Linked by Thom Holwerda on Sun 31st May 2009 10:44 UTC
Hardware, Embedded Systems Back when the whole netbook thing started, Asus was king of the hill with a focus on netbooks with Linux pre-installed. Since they were kind of popular, it didn't take Microsoft long to start working together with Asus to 'port' Windows XP to the Asus line of netbooks, and with that, to other netbooks as well. The result was that Linux netbooks are now harder to find for many people. While Dell committed itself to Linux on netbooks, Asus has decided to just skip the first date and jump right into bed with Microsoft.
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Our products now suck less...
by kajaman on Sun 31st May 2009 10:55 UTC
Member since:

We used to sell crap. It had unfamiliar interface and serious compatibility issues. You couldn't run iTunes on it. You couldn't play your DRM-encrypted porn. Now, we realized our mistakes. Throw your old netbooks away, and get a new one! Pfff...

I'll never buy ASUS netbook/laptop again ;)

Reply Score: 4

h3rman Member since:

Agreed, but let's not forget that Asus loaded its EeePCs with Xandros from the very start. Xandros is not coincidentally a Microsoft-approved vendor. Few people realized that from every EeePC sold, Microsoft profited too because of its Xandros deal.
In any case, bye bye Asus. Since Dell has finally started to sell Ubuntu mini laptops in the Netherlands too now I'd kindly refer any Dutch people hanging around here to Dell, or of course, the Lemote Yeeloong. :-)
Dell seems to be less dependent of, or screwable by, Microsoft in this respect.
But as for all the other vendors, it'll only get more interesting as the Android thing comes up. And with American and European purchasing power dramatically declining, the margins on those netbook machines will only drop further. So if Microsoft wants to stop cannibalising its consumer market Vista sales (i.e., on the "regular" hardware sales) it has to come up with more than just this. :-)

Edited 2009-05-31 11:31 UTC

Reply Parent Score: 5

Liquidator Member since:

There are some geeks inside their linux bubble that are light years away from business realities. Companies, and especially cheap hardware vendors are in desperate need for cash, because their margins are so low, compared to their costs. They need to find ways to make money, it's vital to stay in business. Netbooks are definitely not cash cows like Apple products. And to make money, you have to offer what your customer wants. Most computer users want Windows, they don't want Linux, in spite of geeks wanting it to be the opposite. Microsoft charges very little money to OEMs for the Windows licenses on netbooks, and offering Windows increases sales, so it makes perfect sense. I'm not saying Windows is good or bad, I just say this is what most people want on their netbook. They don't want Linux. Offering a product an audience doesn't want goes against business common sense. If a small percentage of users want Linux, fine, they can buy a pristine netbook and install it themselves, or they can buy a Linux netbook, but it's a small insignificant percentage that's hardly interesting from a business standpoint. So advertising a netbook that has Windows and the applications the regular user expects is definitely enticing and leads to sales.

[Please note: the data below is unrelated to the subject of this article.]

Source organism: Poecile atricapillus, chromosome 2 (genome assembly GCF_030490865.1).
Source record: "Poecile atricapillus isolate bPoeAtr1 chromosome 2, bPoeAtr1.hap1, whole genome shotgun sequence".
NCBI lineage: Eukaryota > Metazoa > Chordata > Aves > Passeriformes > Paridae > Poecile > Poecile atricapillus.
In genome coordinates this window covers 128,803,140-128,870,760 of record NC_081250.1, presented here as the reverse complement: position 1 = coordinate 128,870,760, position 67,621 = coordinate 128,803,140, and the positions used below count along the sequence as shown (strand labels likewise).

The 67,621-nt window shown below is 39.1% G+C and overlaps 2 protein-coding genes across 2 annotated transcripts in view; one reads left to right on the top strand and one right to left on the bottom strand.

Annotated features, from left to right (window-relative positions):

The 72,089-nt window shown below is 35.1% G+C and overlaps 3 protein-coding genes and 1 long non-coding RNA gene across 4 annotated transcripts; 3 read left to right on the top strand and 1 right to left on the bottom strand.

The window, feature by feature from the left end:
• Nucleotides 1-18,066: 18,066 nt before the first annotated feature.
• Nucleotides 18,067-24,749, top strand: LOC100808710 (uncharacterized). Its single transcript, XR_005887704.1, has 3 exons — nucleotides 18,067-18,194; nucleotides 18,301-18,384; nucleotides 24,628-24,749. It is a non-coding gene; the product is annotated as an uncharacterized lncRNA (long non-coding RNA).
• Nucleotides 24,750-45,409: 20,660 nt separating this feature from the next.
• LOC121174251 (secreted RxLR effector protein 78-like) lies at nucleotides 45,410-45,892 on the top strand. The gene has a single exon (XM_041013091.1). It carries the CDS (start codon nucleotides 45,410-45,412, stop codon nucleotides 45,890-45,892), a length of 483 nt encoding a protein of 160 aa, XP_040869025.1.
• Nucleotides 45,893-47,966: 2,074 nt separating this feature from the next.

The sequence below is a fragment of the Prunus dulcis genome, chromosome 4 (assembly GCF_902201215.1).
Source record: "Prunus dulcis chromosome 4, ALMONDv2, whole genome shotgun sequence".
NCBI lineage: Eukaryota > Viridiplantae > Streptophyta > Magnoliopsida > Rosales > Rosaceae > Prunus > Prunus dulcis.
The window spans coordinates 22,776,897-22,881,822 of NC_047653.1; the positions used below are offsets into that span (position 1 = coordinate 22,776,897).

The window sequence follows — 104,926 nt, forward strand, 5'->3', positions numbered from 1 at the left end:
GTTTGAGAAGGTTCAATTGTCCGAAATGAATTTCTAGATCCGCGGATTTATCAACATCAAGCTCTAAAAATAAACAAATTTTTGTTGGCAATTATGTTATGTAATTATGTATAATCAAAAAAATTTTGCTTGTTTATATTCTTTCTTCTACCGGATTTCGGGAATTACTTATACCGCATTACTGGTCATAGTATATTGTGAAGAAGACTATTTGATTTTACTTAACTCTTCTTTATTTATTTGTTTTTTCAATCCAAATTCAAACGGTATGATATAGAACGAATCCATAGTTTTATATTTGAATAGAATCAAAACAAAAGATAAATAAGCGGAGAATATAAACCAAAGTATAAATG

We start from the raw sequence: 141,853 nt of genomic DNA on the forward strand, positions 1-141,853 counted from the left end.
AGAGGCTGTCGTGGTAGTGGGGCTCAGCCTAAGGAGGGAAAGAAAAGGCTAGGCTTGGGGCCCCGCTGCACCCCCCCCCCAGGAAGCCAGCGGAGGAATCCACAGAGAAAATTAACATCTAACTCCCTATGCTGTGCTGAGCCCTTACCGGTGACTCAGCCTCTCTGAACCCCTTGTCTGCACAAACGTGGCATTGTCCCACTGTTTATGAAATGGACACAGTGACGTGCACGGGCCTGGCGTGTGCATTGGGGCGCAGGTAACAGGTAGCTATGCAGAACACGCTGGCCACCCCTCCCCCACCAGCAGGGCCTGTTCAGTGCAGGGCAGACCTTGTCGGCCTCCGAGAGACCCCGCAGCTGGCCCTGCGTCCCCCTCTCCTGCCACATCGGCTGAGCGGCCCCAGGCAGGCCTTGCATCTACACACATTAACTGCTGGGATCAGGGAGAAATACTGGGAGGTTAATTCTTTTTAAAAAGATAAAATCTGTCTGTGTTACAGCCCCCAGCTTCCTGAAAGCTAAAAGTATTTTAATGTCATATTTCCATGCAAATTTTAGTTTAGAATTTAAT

Reply Parent Score: 4

RE: Our products now suck less...
by matej on Sun 31st May 2009 11:31 in reply to "Our products now suck less..."
matej Member since:

If this is really by Asus, this is the message they send:

"Yesterday we sold netbooks with broken software, but we didn't said you. Today we do, but you do not get a refund, a software update or a new netbook. Instead we ask you to buy a new netbook. If you buy this new netbook, you also will be screwed, but obviously we do not yet tell you. In less than a few years we will tell you the hardware of your netbook sucks. We will tell you that this is the reason why your Windows netbook got slow and why it got infected with virusses and other malware. Of course, this is still a secret today."

I wonder how much Microsoft had to pay Asus to damage its own reputation.

Does someone feel interested to create a website (or banner) that highlights this? For instance . On this website it can be written that Asus today claims it sold broken netbooks and that its customers do not get a refund or any other free fix. Of course this website should link to the website. ...with a little press attention this can drive Asus to withdraw the whole campaign B-)

Another idea is to create an online petition for Asus EEE Linux owners. This petition should ask Asus to send *free* Windows XP licenses to Linux Eee PC owners *because* Asus today claims the Linux netbooks they sold are broken.

Reply Parent Score: 5

Liquidator Member since:

Asus today claims the Linux netbooks they sold are broken

Nope. They claim they are less good ;)

Reply Parent Score: 2

Liquidator Member since:

Come on...This has been debunked on Digg as a hoax. Take a look at the WHOIS information ;)

Reply Parent Score: 6

FooBarWidget Member since:

Yes, the whois information and the design and tone of the entirely website screams "troll" and "hoax". But I read that Asus actually officially confirmed that this website is legit, and links it from the Asus website.

I can't find the source (I'm sure I read it somewhere) but I found it highly suspicious that Asus and Microsoft didn't take any measures after all the media hype. The website is obviously infringing Asus's and Microsoft's trademarks, so if it was actually a troll then Asus/MS would have sent this guy a cease & desist.

Reply Parent Score: 2